As Rockville’s election season warms up for Mayor and Council candidates, some people want voters to remember that proposed changes to the city’s charter will also be on the ballot.
Rockville last year convened a Charter Review Commission to study the city’s charter, which provides the basis for its laws and election procedures. The commission recommended several changes, which will be on the November ballot as advisory referenda.
Susan Hoffmann and Steven VanGrack, both former mayors and members of the Rockville Charter Review Commission, recently co-authored a position paper in support of the commission’s recommended changes to the charter. They said they hoped to generate more interest in the charter questions before campaign season gets into full swing.
“You don’t want to minimize the importance of the election — because the election certainly chooses your leaders for the next two years — but this is really changing the constitution of the city, and it will have a far more lasting impact on the city and how the city is operated in the future,” VanGrack said.
The Charter Review Commission recommended adding two councilmember seats to the city council; holding elections every four years instead of every two years; and holding city elections at the same time as presidential elections.
VanGrack and Hoffmann wrote that longer terms of office would give newly elected officials more time to build relationships and gain knowledge while letting them spend less time campaigning. They also wrote that adding two councilmembers to the current five would make it easier for individual residents to engage directly with their elected officials.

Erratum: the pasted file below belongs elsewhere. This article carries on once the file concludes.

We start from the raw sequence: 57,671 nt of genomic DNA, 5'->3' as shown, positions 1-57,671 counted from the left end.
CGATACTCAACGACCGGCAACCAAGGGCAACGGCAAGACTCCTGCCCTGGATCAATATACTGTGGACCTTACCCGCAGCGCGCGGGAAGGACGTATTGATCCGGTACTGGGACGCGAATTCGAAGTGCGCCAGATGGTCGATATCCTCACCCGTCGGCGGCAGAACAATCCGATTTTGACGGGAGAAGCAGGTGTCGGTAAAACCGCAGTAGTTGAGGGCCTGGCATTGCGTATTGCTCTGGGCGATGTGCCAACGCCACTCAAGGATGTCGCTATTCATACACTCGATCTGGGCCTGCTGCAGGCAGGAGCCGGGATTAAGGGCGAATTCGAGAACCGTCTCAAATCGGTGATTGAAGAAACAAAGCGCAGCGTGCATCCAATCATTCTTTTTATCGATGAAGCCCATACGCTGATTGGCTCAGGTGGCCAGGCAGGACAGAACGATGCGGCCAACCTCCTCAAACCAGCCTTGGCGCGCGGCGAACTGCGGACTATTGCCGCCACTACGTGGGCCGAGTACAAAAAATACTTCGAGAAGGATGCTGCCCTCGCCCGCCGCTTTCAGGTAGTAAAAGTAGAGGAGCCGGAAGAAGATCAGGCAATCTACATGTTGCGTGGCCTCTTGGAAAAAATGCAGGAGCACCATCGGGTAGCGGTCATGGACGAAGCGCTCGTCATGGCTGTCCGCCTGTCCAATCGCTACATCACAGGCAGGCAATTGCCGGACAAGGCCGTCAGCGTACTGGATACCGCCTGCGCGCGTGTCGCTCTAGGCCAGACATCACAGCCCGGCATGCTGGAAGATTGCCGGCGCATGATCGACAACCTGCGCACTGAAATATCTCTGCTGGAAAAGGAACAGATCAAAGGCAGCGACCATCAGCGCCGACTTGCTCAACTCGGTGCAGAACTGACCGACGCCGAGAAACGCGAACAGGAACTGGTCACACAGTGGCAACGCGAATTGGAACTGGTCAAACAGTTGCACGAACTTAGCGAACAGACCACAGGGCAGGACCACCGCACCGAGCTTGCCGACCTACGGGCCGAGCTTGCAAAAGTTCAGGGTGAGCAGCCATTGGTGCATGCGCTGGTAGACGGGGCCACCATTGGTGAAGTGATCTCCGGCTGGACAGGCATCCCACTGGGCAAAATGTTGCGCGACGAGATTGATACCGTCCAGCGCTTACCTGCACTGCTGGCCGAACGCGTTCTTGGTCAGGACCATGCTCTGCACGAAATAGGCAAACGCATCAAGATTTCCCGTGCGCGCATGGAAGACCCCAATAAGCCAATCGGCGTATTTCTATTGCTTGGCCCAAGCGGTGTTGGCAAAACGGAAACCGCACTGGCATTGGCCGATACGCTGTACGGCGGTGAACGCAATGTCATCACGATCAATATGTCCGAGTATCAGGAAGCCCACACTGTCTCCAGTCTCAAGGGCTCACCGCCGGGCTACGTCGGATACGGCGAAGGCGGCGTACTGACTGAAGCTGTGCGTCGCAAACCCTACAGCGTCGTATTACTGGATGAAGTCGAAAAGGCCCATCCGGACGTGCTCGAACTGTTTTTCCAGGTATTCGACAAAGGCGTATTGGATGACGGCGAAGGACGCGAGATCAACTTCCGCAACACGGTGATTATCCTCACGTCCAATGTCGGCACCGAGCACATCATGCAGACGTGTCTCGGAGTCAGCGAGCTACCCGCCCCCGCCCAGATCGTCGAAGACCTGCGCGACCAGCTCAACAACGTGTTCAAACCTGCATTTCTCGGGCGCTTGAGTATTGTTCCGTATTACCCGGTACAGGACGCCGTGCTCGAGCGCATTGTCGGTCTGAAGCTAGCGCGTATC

In rescheduling elections to coincide with presidential elections, the two wrote that the city could save money while increasing turnout.
The overarching goal of the commission’s recommendations, Hoffmann said, was to get more voter turnout and participation in government.
“Usually turnout for municipal elections is so small that it’s less representational than one would like,” Hoffmann said. “... We do not hear from the vast majority of our voters.”
The commission presented its recommendations in December. In March, a community group held a forum to debate pros and cons of the proposed changes. VanGrack said some other neighborhood groups have also discussed the upcoming referenda vote, but many people still don’t know they will be asked to weigh in on changing the charter when they go to the polls.
“We wanted to bring it to the attention of the voters before the election,” he said.
The proposed changes are on the ballot as advisory referenda, which means they will not automatically go into effect. The Mayor and Council have the final say on any changes to the charter.
Election Day is Nov. 5.